Mindfulness is the key to learning to take this step back, to shift our awareness, and to be able to calmly observe our thoughts and emotions rather than being swept away by them. And mindfulness comes in so many flavors; from mindful movement to breath or body awareness, from sitting meditation to walking meditation, and from formal to informal mindfulness practices, there is surely something that can work for everybody.

It has been said that “meditation isn’t about trying to change what is; it is about changing our relationship to what is”. And I think this fits perfectly with these images of either rising above or dropping below the fluctuations of the mind. There’s no need to stop the flow of thoughts or emotions, or try to control the world around us, if we can just, instead, shift the way we perceive those things in a way that brings us more presence, more peace, and more contentment.

By practicing focused non-judgemental awareness, even if it is just for a few minutes every day, we train our minds to be able to do this. We train our minds to be able to drop below the surface of the waves…. or to rise above the surface of the clouds, to find that place of stillness and clarity. That panoramic perspective, or that bird’s eye view, so to speak. So each time you spend 5 or 10 minutes practicing gently bringing your awareness back to your breath, or you practice really being mindful of your body’s movements in yoga, or you practice focusing on loving kindness, you strengthen that ability. So give it a try! And if you are a person (like me) who says “I can’t do sitting meditation, I’m just too restless or impatient”, then start with moving meditation. Begin to learn to focus on your breath and your body in moving meditation, and over some time, the restlessness will settle and sitting meditation will become more approachable. And remember, there is no right or wrong way to practice. Just practice!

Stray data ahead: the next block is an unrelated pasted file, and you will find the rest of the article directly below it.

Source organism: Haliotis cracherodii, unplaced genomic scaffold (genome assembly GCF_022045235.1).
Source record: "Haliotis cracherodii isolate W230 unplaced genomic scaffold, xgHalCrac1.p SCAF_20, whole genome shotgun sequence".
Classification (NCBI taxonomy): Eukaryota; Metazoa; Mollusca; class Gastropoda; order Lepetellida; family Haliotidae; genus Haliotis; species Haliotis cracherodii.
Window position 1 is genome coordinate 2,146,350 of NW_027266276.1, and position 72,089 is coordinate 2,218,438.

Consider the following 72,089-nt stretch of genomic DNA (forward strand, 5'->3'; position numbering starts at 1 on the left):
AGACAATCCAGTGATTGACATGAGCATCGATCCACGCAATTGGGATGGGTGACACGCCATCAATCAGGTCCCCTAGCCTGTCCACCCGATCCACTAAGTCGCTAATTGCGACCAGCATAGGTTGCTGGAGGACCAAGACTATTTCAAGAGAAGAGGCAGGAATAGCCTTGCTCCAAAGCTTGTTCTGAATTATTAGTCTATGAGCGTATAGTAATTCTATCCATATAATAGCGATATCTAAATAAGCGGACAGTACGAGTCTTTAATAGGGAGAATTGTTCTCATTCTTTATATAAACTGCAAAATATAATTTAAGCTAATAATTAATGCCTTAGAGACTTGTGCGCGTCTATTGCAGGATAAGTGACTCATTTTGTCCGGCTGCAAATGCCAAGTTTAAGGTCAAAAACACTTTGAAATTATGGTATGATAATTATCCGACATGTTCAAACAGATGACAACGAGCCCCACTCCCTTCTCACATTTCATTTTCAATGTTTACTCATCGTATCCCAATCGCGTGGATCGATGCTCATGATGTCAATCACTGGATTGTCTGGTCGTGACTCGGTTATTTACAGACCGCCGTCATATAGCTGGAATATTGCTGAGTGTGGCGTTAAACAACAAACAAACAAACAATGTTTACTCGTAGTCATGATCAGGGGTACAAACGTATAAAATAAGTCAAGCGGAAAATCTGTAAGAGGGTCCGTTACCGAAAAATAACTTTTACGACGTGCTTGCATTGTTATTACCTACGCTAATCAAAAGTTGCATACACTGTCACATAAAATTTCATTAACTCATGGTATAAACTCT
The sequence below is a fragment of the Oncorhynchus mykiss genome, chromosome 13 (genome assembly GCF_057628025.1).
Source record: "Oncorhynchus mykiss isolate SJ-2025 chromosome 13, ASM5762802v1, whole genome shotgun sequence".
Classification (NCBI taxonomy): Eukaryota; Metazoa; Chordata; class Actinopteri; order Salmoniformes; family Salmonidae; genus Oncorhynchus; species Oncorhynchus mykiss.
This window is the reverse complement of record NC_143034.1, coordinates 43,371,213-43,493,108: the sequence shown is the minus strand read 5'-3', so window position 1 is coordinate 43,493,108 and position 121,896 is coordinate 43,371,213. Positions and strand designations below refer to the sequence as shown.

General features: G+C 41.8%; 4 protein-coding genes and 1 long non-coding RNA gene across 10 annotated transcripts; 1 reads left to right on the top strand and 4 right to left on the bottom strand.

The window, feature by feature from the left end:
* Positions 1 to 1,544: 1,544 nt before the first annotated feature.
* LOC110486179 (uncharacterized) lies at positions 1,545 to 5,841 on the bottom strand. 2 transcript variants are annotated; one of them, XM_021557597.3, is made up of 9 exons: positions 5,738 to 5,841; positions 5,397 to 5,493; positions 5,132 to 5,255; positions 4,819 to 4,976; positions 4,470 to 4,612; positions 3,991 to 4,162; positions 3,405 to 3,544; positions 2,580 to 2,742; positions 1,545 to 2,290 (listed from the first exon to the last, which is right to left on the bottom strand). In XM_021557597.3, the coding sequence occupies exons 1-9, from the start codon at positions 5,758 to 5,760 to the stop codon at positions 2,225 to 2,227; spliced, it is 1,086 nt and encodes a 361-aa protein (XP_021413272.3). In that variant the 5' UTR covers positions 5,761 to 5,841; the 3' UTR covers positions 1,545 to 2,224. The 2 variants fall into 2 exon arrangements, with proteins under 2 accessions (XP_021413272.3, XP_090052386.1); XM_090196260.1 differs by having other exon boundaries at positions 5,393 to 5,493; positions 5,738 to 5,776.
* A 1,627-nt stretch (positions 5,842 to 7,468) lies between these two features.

Why not start now? Set your timer for 5 minutes, close your eyes, and just focus on the sensation of your breath moving in and out. You can focus on the belly or the chest rising and falling, or the air moving in and out at your nostrils, wherever the sensation of the breath is most vivid for you. Each time your mind wanders (and it will), gently bring it back to the breath. Even if you have to bring it back 5,000 times, just keep at it, gently and patiently coming back to the breath, without making it a problem or condemning yourself in some way for the lapse in attention. Just keep practicing noticing what is happening, and being gentle and loving with yourself. Each time you come back, you’ve strengthened your mind a little more. When the timer dings, you are done. Simple as that! Before you know it, not only will you find the meditation gets easier for you, but you may find that you start to crave the little respite, the quiet restful stillness. And then eventually you’ll find yourself flying free, calm, and unaffected by whatever storms or madness might be going on below.

Namaste